THERE is a different mood in the garden since the departure of the heatwave, plants have been grateful for the rain that arrived and it has helped them to recover from the stress of high temperatures and soil moisture deficit that they had to contend with.
The heat has hastened the departure of the first flush of flowers for alchemilla, catmint and some herbaceous geraniums and they will benefit from a cutting back to encourage a second flush of flowers. Deadheading is an important job right now to ensure continuous flowering where possible.
There are more yellows, oranges and reds beginning to appear in the garden, giving hints of autumnal hues. Crocosmias, rudbeckias and heleniums have begun to colour up and create a different atmosphere as early flowering plants like lupins, honesty and foxgloves fade away.
Planning the garden to provide continuity of colour through spring, summer, into autumn and winter is a constant work in progress and we always remain on the look-out for long flowering plants for different times of the year.
One of the best fillers for late summer in the garden and really easy to grow from seed is the annual sunflower, with its bright and cheery flowers bringing a smile to everyone’s face.
They can grow to over 6ft depending on the cultivar grown (there are over 70 cultivars to choose from) and their stems are quite sturdy, but may need some staking depending on how much shelter they have.
They grow fields of these noble giants in Italy and other warmer European countries to process for sunflower oil and seeds. It is becoming more prevalent here in recent years to see large swathes of these sun worshippers grown on a field scale to sell the flowers and create a unique family experience.
Swan’s Sunflower Farm on the outskirts of Carlow town has a 1km track cut through the flowers so you can be immersed in these beauties. There is a small fee for entry and the flowers can be picked as you walk.
Down in the sunny south-east, local farmer John Bates has grown a half acre of sunflowers near Kilmore Quay in an effort to raise money for Wexford Hospice Homecare and the Irish Cancer Society. Bunches of the flowers are available to buy along the quayside. It’s lovely to see a field of these colourful giants being grown on our doorstep, creating a unique photo opportunity and also raising vital funds for worthy causes.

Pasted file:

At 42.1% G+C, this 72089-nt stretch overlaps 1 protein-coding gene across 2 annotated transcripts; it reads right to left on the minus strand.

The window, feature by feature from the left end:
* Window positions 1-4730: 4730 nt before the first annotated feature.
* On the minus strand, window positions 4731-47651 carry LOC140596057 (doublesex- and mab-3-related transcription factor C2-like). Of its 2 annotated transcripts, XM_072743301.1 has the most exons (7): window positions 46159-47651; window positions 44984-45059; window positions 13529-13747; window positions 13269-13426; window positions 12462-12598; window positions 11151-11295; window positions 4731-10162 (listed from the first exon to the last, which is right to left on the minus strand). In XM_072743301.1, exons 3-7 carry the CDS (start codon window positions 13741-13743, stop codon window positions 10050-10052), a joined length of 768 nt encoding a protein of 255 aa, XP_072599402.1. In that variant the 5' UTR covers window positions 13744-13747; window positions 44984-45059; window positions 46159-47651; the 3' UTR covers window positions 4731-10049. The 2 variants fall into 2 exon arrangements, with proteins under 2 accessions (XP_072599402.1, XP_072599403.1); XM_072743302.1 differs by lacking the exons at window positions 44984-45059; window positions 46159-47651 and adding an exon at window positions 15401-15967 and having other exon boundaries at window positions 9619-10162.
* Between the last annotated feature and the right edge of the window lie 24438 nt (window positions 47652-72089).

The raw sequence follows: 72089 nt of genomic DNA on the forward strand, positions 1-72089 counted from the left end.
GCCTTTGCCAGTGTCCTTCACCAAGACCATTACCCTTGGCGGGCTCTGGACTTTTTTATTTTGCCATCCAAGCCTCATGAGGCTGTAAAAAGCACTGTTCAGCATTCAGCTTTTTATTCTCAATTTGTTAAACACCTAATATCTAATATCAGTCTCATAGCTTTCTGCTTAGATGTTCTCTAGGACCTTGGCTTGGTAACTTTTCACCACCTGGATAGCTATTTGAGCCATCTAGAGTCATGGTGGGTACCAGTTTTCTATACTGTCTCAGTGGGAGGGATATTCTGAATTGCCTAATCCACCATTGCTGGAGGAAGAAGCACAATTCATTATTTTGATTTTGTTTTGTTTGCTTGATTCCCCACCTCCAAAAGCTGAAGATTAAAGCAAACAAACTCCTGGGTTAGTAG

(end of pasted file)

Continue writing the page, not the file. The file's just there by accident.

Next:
They are easy to grow from seed and it is possible to save your own seed also.
They are a great plant to include in the garden for biodiversity also as birds love the seed heads and will pick away over winter months if they are left in situ.
Helianthus annuus is an annual sunflower which does best in full sun and a free draining soil that warms up quickly in spring. There are also perennial sunflowers which are a great addition to the garden, providing late summer colour. Helianthus ‘Lemon Queen’ is a perennial sunflower which can get to over 6ft tall and has pale yellow flowers from August until October.
Tropical plants really enjoyed the recent warm spell and it has spurred on their growth and flowers, which will provide a good display right into the autumn.
Using tropical plants in the garden has become increasingly popular with tree ferns, tetrapanax, gingers, banana plants, canna lillies, colocasia and alocasias all lending their foliage and flower effects to create an other- worldly feel to gardens. They really benefit from higher temperatures and generally look their best heading into the autumn if we have had a reasonable summer.
Providing lots of large foliaged plants grouped together can have a cooling effect on the garden, which is a welcome element on sunny days. Add crazy colours into that foliage mix, and a very interesting, vibrant garden is the result. Annual fillers like Coreopsis tinctoria with its hot yellow and black flowers provide some thrilling interest and when creating a tropical effect, the more thrilling and wacky the plant, the better, so there is plenty of room for creativity and experimenting with combinations.
It is also interesting to observe what will make it through the winter outdoors and this will vary depending on where your garden is located.
Looking at where the sunflower fields are located in the country, it is generally further inland and toward the east coast where summertime temperatures get highest — the hottest temperature recorded on the island of Ireland two weeks ago was 31.3C in Castlederg, County Tyrone.
Interestingly, the highest ever temperature recorded in Ireland was 33.3C and that was in 1887 at Kilkenny Castle.
Gardens situated further inland can get more severe winter temperatures, and so tropical plants often do better nearer the coast, where many can be overwintered outside as the risk of severe frost is less.
All factors to consider when deciding what garden style to adopt in your own garden. Happy Gardening!